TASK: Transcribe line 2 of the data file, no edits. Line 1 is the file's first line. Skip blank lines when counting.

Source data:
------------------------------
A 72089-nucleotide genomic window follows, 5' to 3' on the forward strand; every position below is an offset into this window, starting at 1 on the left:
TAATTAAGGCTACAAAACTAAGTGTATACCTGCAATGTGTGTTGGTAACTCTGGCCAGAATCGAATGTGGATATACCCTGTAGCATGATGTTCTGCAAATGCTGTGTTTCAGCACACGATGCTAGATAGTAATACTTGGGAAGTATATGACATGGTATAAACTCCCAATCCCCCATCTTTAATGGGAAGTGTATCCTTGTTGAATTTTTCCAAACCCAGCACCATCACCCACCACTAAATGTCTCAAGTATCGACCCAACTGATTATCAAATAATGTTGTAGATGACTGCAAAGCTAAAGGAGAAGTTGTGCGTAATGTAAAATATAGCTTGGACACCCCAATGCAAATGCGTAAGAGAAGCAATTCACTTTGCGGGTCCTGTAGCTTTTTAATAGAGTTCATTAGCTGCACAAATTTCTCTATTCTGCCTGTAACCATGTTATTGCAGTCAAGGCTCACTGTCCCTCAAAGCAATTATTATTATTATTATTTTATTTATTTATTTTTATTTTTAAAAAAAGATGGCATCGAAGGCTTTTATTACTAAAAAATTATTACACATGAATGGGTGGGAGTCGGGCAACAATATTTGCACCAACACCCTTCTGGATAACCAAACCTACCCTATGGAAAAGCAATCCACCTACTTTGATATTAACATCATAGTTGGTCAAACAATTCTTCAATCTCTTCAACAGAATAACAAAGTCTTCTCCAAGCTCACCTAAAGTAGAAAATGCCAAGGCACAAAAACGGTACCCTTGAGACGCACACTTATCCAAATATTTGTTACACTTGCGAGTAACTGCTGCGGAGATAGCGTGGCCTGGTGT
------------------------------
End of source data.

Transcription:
TAATTAAGGCTACAAAACTAAGTGTATACCTGCAATGTGTGTTGGTAACTCTGGCCAGAATCGAATGTGGATATACCCTGTAGCATGATGTTCTGCAAATGCTGTGTTTCAGCACACGATGCTAGATAGTAATACTTGGGAAGTATATGACATGGTATAAACTCCCAATCCCCCATCTTTAATGGGAAGTGTATCCTTGTTGAATTTTTCCAAACCCAGCACCATCACCCACCACTAAATGTCTCAAGTATCGACCCAACTGATTATCAAATAATGTTGTAGATGACTGCAAAGCTAAAGGAGAAGTTGTGCGTAATGTAAAATATAGCTTGGACACCCCAATGCAAATGCGTAAGAGAAGCAATTCACTTTGCGGGTCCTGTAGCTTTTTAATAGAGTTCATTAGCTGCACAAATTTCTCTATTCTGCCTGTAACCATGTTATTGCAGTCAAGGCTCACTGTCCCTCAAAGCAATTATTATTATTATTATTTTATTTATTTATTTTTATTTTTAAAAAAAGATGGCATCGAAGGCTTTTATTACTAAAAAATTATTACACATGAATGGGTGGGAGTCGGGCAACAATATTTGCACCAACACCCTTCTGGATAACCAAACCTACCCTATGGAAAAGCAATCCACCTACTTTGATATTAACATCATAGTTGGTCAAACAATTCTTCAATCTCTTCAACAGAATAACAAAGTCTTCTCCAAGCTCACCTAAAGTAGAAAATGCCAAGGCACAAAAACGGTACCCTTGAGACGCACACTTATCCAAATATTTGTTACACTTGCGAGTAACTGCTGCGGAGATAGCGTGGCCTGGTGT